No chill so far this fall for Twin Cities homebuilders, who are raising as many houses as apartments and keeping crews far busier than last year at this time.

This month, builders were issued enough permits to construct 450 single-family houses, 33 percent more than October 2015, the Builders Association of the Twin Cities said Wednesday. Including apartments, 465 permits were issued for October.

“More families are looking to build new single-family homes,” said Meg Jaeger, president of the association. “With all of the right ingredients in place, we expect to see continued growth in that market.”

Multifamily projects, mostly upscale rental apartments, represented fewer than half of all planned units for the month. But the bulk of those units were in a single building called H.Q., a 306-unit apartment building in downtown Minneapolis. The building, which broke ground earlier this month, is being developed by Kraus-Anderson as part of a full-block project that includes a new headquarters for itself, as well as a hotel and a microbrewery.

Twin Cities homebuilders are having one of their best years in more than decade. For the first 10 months of 2016, there has been a 12 percent increase in the number of planned single-family houses in the metro area.

Similar trends can be seen nationwide. On Tuesday, the National Association of Home Builders said that new home sales posted an unexpected 3.1 percent increase during September to a 593,000-unit annual pace. The group said that sales were up in every region except the West.

In the wake of the recession, homebuilders were focused on dumping years’ worth of unsold homes and not creating another backlog. At the current sales pace, there are enough new houses to last 4.8 months, according to the national association. That’s more than double the supply of existing houses, but far fewer than what is typical.

In a statement on the topic, Zillow’s chief economist Svenja Gudell said that while it is tempting to see the data as a sign of strength, the 593,000 sales that happened last month are well below the 800,000 to 1 million sales needed to help create a more healthy balance between buyers and sellers. Gudell said the report was “pretty mediocre.”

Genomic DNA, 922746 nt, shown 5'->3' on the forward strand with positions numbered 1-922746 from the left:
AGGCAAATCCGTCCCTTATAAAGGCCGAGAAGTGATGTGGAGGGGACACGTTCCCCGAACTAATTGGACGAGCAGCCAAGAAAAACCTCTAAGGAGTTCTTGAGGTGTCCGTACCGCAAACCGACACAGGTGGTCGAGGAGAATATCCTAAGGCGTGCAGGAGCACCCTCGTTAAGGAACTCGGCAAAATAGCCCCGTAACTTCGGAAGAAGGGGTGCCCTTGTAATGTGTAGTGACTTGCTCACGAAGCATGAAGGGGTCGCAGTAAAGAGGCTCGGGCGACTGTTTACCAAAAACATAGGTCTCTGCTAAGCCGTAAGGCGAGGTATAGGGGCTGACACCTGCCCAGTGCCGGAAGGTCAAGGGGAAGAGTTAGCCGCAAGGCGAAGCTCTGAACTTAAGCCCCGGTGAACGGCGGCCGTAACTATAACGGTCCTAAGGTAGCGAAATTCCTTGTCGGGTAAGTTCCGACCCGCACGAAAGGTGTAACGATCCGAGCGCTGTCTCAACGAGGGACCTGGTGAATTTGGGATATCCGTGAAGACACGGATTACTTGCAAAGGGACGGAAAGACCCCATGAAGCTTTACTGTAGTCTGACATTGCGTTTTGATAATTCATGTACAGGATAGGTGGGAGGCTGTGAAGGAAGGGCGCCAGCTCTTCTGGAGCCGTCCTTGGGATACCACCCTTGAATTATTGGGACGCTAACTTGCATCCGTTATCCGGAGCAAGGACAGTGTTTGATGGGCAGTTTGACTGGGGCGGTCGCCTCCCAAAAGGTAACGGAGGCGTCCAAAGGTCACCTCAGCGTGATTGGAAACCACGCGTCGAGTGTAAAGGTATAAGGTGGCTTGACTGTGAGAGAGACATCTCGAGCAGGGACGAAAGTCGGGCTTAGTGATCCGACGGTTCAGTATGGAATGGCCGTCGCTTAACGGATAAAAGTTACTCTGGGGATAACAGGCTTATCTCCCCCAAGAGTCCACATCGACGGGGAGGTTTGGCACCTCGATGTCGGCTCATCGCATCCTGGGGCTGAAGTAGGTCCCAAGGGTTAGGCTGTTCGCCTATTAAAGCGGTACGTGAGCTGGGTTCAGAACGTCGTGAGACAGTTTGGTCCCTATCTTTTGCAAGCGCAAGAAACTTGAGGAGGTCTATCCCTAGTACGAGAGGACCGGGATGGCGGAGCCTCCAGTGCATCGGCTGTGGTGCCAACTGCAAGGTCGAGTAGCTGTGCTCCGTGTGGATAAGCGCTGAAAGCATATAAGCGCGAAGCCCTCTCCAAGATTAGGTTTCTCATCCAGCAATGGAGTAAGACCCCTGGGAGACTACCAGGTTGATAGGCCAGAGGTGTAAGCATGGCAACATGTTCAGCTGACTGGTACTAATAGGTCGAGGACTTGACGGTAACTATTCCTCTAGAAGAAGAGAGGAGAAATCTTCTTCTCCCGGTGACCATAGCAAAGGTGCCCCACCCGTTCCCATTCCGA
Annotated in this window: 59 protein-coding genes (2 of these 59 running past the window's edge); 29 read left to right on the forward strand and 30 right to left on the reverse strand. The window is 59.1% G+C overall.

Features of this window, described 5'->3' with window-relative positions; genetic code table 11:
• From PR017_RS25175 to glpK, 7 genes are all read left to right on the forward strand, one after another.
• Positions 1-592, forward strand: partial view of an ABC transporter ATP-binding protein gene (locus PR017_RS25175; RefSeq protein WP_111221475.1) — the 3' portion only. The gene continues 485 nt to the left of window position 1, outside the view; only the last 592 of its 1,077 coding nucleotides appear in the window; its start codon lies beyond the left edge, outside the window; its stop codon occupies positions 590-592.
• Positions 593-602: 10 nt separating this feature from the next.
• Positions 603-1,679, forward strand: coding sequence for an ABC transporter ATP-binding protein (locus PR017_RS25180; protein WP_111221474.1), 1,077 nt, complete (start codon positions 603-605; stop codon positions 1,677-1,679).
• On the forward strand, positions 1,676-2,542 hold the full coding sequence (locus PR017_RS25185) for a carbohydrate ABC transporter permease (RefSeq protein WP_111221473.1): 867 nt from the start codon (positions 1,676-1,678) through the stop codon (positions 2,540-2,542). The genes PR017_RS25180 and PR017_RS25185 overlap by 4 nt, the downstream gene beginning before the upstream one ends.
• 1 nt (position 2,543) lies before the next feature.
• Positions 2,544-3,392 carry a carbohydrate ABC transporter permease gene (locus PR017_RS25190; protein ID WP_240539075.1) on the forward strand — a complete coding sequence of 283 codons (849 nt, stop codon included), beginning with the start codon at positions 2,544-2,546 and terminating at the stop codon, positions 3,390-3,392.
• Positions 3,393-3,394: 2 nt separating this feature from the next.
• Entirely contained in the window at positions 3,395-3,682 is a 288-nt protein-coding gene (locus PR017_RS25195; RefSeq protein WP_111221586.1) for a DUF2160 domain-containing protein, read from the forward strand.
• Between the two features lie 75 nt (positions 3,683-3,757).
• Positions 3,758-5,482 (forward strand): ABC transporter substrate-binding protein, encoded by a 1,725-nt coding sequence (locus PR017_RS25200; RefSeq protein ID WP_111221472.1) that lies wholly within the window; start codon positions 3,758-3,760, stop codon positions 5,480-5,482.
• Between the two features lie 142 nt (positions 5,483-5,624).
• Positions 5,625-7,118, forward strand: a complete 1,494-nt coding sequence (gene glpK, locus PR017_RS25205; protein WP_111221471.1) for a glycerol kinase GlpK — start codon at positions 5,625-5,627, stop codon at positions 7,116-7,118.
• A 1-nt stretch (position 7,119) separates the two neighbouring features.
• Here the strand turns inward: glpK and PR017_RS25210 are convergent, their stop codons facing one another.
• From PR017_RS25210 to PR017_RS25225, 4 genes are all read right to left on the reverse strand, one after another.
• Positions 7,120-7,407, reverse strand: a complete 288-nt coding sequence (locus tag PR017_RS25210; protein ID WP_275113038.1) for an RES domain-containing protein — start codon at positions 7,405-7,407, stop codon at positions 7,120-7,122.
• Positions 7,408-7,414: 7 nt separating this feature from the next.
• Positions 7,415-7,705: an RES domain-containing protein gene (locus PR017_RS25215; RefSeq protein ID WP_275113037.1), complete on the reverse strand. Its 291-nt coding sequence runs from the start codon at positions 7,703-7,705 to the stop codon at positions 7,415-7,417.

She said because buyers still face limited inventory, despite a year-over-year gain, new houses are selling in near-record time. And compared with the 2005 pre-recession peak, new-home inventory is down by more than 50 percent in most regions, including the Midwest. “Those pre-recession highs may have turned out to be too lofty, but right now the market could easily absorb a lot more new homes than it is,” Gudell said.

More are remodeling

In the Twin Cities and other major cities, job growth has exceeded housing construction by a long shot, deepening the shortage of options for entry-level buyers. At the same time, buyers have outnumbered sellers in some parts of the Twin Cities, leaving buyers with few options. That paucity of new and existing houses has been a boon to home remodelers.

Home improvement spending is expected to hit an all-time high next year, according to a report released Tuesday by the Remodeling Futures Program at the Joint Center for Housing Studies of Harvard University, which showed that annual growth in home improvement and repair expenditures will continue to increase, surpassing 8 percent by the second quarter of 2017 before moderating later in the year.

“Homeowner remodeling activity continues to be encouraged by rising home values and tightening for-sale inventories in many markets across the country,” said Chris Herbert, managing director of the Joint Center.

Recent increases in housing construction are also being hailed as a critical hedge against another price bubble. Competition for listings has led to bidding wars and over-ask-prices, raising concerns in several parts of the metro that prices are climbing too quickly.

Few building sites available

In the Twin Cities and beyond, builders and developers are vying for a limited number of buildable lots, putting upward pressure on prices.

A recent NAHB/Wells Fargo Housing Market Index survey showed that 64 percent of homebuilders said the availability of homesites was “low” or “very low.” That was the highest figure since the builders group started tracking the data in 1997.

Mark Gianopulos, regional director of Metrostudy’s Twin Cities market, said that lot shortages come at a time when prospective buyers are becoming more price sensitive.

Since peaking in 2007, lot inventory levels in the metro have fallen 45 percent. In parts of the metro area, the gap in price between an existing home and a newly constructed home has widened to range from $125,000 to $225,000.

“Continued rising construction costs, development costs, and increased regulation could all negatively impact the potential growth in the local housing market,” Gianopulos said.